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The growing-up of a star

VLT decodes the innermost surroundings of a star in the maturing.
Provided by ESO, Garching, Germany
This artist's impression shows the disc of matter surrounding MWC 147. A slice has been cut to show the inner structure better. The disc extends out to 100 times the distance between the Earth and the Sun. The dust in the outer disc emits mainly at mid-infrared wavelengths, while close to the star there is also strong near-infrared emission from very hot gas.
ESO
February 4, 2008
Using ESO's Very Large Telescope Interferometer, astronomers have probed the inner parts of the disc of material surrounding a young stellar object, witnessing how it gains its mass before becoming an adult.

The astronomers had a close look at the object known as MWC 147, lying about 2,600 light-years away towards the constellation of Monoceros (the Unicorn). MWC 147 belongs to the family of Herbig Ae/Be objects. These have a few times the mass of our Sun and are still forming, increasing in mass by swallowing material present in a surrounding disc.

MWC 147 is less than half a million years old. If one associated the middle-aged, 4.6 billion year old Sun with a person in his early forties, MWC 147 would be a 1-day-old baby.

The morphology of the inner environment of these young stars is however a matter of debate and knowledge of it is important to better understand how stars and their cortege of planets form.

Astronomers have used the four 8.2-meter Unit Telescopes of ESO's Very Large Telescope to this purpose, combining the light from two or three telescopes with the MIDI and AMBER instruments.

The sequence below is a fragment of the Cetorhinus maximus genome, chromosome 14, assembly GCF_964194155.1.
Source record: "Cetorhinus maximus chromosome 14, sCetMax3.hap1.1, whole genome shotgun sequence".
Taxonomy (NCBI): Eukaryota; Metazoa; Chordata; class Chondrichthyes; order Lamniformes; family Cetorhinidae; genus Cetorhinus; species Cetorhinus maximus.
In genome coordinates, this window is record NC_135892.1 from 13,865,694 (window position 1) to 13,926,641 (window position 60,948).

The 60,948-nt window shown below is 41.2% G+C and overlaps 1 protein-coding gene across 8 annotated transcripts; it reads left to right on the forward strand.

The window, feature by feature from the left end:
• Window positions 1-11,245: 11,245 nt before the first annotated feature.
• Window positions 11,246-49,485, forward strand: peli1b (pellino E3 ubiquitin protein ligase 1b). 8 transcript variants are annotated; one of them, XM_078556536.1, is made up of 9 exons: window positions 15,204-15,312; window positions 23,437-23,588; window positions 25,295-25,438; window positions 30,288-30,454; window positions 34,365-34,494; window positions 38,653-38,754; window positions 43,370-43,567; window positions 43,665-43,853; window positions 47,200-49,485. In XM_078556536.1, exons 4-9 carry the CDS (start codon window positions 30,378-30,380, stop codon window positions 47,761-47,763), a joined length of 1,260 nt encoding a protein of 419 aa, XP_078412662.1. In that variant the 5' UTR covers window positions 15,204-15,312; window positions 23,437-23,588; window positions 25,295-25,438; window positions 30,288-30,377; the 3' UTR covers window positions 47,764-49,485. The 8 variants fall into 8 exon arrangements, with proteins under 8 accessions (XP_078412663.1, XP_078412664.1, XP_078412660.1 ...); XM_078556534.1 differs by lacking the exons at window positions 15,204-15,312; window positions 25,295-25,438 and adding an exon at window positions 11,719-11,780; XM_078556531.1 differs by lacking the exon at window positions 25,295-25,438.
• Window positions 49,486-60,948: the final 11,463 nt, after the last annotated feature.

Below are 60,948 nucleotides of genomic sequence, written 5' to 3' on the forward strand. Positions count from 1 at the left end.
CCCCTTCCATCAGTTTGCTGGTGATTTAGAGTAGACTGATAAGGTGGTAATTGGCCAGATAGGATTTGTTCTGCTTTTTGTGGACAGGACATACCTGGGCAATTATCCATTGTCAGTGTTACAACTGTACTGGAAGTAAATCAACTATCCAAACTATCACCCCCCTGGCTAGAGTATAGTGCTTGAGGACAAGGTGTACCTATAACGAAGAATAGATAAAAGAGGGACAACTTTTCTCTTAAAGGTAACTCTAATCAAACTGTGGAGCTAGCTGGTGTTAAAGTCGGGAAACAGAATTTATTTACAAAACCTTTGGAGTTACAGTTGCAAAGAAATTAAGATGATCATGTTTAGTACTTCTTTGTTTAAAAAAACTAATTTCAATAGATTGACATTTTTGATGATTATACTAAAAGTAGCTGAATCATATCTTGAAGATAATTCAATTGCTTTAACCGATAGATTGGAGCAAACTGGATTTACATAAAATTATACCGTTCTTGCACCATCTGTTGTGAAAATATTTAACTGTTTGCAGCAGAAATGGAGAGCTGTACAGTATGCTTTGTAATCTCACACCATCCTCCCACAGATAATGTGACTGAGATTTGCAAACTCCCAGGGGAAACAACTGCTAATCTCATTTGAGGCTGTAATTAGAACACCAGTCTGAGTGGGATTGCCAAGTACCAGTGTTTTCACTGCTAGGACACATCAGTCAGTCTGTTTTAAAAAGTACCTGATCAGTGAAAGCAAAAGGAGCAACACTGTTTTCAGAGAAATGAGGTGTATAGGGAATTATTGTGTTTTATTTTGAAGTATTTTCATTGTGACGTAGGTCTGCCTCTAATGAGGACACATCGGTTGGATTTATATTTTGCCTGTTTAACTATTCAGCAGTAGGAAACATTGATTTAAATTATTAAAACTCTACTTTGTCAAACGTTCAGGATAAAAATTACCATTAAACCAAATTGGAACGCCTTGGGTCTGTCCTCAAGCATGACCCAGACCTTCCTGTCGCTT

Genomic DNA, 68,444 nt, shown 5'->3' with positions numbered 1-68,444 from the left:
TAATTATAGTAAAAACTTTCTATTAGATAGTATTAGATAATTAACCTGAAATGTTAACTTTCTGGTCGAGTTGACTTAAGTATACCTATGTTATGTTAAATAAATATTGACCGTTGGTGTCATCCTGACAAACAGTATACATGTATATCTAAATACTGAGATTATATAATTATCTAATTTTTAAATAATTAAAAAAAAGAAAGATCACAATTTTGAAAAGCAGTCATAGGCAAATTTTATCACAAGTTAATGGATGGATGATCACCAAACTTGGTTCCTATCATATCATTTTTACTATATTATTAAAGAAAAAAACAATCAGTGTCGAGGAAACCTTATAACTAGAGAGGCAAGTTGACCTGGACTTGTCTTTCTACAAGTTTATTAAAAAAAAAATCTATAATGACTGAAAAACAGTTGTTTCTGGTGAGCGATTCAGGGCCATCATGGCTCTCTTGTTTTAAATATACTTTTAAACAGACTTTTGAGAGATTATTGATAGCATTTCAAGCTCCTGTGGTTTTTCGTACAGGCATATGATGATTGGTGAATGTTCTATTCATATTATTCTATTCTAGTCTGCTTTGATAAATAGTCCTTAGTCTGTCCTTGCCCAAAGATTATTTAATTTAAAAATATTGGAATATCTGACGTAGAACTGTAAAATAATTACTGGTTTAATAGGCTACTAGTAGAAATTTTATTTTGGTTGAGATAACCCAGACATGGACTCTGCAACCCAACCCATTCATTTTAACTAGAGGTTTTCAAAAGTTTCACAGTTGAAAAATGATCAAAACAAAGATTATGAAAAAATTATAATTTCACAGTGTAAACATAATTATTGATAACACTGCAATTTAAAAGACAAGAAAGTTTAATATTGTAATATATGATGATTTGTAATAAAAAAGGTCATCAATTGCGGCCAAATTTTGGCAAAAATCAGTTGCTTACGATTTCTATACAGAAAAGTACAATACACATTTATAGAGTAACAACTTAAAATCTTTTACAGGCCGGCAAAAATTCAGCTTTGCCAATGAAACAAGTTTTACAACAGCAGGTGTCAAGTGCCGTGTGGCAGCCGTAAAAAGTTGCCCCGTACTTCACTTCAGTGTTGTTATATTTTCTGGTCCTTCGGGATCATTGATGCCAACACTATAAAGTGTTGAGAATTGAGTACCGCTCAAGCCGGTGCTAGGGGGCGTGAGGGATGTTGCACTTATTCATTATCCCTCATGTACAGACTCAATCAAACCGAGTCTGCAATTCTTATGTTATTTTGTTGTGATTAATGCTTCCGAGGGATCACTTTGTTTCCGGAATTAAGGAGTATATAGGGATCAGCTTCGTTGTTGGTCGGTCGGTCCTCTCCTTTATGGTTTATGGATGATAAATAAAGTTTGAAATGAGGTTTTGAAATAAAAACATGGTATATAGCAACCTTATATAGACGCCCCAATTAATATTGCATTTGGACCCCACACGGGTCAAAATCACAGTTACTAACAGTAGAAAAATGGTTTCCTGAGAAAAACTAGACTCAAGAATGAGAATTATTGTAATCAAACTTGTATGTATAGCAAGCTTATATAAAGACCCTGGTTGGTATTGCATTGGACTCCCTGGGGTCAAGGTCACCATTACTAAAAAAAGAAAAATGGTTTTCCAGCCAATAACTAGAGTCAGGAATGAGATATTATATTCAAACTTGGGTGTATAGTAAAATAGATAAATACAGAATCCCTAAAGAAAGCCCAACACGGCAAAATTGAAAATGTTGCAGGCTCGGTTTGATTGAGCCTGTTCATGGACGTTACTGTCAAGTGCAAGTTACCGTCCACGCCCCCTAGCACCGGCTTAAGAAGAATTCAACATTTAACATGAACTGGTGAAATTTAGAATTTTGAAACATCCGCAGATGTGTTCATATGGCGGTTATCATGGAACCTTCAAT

"With our VLTI/MIDI and VLTI/AMBER observations of MWC 147, we combine, for the first time, near- and mid-infrared interferometric observations of a Herbig Ae/Be star, providing a measurement of the disc size over a wide wavelength range," says Stefan Kraus, lead author of the paper reporting the results. "Different wavelength regimes trace different temperatures, allowing us to probe the disc's geometry on the smaller scale, but also to constrain how the temperature changes with the distance from the star."

The near-infrared observations probe hot material with temperatures of up to a few thousand degrees in the innermost disc regions, while the mid-infrared observations trace cooler dust further out in the disc.

The observations show that the temperature changes with radius are much steeper than predicted by the currently favored models, indicating that most of the near-infrared emission emerges from hot material located very close to the star, that is, within one or two times the Earth-Sun distance (1-2 AU). This also implies that dust cannot exist so close to the star, since the strong energy radiated by the star heats and ultimately destroys the dust grains.

"We have performed detailed numerical simulations to understand these observations and reached the conclusion that we observe not only the outer dust disc, but also measure strong emission from a hot inner gaseous disc. This suggests that the disc is not a passive one, simply reprocessing the light from the star," explains Kraus. "Instead, the disc is active, and we see the material, which is just transported from the outer disc parts towards the forming star."

The best-fit model is that of a disc extending out to 100 AU, with the star increasing in mass at a rate of 7 millionths of a solar mass per year.

"Our study demonstrates the power of ESO's VLTI to probe the inner structure of discs around young stars and to reveal how stars reach their final mass," says Kraus.
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